Demo Work Safety

Demo Work – Be Prepared!

Demolition work can present challenges, especially if heavy equipment is to be used.

To prepare for such an endeavor, there are many questions that should be asked to help ensure adequate preparation for a demo project.  Here are just a few:

  • What hazardous energy or materials could be encountered in the equipment to be demolished?  Proper energy isolation is essential, including ensuring process lines are blanked or cut away, and all electrical and instrumentation is de-energized or removed.
  • What is the appropriate placement of the equipment that will be used for the demolition, such as a crane and what could be the impact by either the crane or the load?  What will the load swing above?    Can the ground properly support the equipment?  To address these questions, ground scans and load calculations might be required. Load calculations require detailed descriptions of how equipment will be demolished so the size of each load is understood.  In addition, once equipment location and swing radius is identified, isolation lists need to be prepared to ensure unit personnel can immediately respond to any issues encountered during the demo activities.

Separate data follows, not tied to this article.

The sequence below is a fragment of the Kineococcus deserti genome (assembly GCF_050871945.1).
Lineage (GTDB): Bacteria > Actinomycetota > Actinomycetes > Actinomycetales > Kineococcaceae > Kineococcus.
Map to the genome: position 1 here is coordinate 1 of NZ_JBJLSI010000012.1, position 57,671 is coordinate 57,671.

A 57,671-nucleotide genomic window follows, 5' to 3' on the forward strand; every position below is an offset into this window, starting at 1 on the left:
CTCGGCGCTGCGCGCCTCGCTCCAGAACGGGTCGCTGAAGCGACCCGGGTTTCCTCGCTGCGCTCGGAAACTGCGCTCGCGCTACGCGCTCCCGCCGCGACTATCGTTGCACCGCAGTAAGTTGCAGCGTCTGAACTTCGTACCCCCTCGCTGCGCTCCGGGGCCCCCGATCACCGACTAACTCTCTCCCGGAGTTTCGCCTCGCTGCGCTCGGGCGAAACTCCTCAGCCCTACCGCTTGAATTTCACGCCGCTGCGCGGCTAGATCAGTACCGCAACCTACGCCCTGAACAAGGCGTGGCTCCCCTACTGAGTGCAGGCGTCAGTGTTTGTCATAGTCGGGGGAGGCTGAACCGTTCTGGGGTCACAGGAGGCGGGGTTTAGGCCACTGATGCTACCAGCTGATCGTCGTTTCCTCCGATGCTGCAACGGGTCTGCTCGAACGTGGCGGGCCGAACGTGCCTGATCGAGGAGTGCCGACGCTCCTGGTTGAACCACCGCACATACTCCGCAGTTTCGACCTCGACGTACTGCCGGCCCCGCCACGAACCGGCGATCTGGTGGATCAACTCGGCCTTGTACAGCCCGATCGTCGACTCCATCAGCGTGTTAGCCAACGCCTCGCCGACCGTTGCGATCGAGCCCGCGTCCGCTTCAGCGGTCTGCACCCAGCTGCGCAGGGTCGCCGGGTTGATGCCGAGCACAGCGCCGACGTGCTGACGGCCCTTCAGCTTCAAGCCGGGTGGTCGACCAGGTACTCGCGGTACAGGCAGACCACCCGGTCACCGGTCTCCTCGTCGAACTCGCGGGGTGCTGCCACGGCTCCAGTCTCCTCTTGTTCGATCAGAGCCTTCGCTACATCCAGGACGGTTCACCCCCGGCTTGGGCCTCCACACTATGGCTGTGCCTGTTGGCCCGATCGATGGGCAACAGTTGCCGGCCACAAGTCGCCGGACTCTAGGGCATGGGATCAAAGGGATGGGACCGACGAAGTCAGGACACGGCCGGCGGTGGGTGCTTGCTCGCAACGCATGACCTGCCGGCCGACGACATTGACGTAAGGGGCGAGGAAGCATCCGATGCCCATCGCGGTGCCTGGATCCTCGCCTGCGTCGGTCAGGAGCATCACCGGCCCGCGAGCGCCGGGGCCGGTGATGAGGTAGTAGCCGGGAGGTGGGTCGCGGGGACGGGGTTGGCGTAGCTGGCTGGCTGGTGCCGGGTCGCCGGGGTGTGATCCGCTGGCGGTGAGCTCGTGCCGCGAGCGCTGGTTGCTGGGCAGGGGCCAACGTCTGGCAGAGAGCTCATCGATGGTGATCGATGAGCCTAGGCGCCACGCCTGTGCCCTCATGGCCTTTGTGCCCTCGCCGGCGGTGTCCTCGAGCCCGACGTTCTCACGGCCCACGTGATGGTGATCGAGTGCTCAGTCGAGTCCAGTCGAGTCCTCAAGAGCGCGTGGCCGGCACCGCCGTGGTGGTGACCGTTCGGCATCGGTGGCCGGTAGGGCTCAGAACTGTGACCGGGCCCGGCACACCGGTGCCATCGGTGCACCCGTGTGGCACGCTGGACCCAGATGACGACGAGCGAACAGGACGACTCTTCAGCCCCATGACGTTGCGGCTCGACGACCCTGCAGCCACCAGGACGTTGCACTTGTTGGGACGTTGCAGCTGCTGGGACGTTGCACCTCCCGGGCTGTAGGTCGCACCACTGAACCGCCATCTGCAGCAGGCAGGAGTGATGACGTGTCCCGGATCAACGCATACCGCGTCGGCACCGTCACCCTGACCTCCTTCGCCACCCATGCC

• What is the impact of the demolition work on live equipment, especially access to operating equipment?  Live equipment in close proximity to demolition work has to be identified to avoid inadvertent disturbance of equipment, especially to instrumentation that is critical to the live operation.  Do not underestimate the importance of air lines and other utilities – disturbing these could have severe consequences!
  • What operating equipment requires additional protection?  In some cases, when critical equipment is in close proximity to demolition, protective shelters may be necessary.  Access to equipment cannot be compromised, and requires special consideration.

In summary, demo work is never as simple as “just wreck it out” – time and attention to details is important to adequately evaluate and address many aspects, not just the actual demolition.  Good communication, good team work, and constant re-evaluations are necessary to prevent unintended consequences and complete a safe and successful demolition project.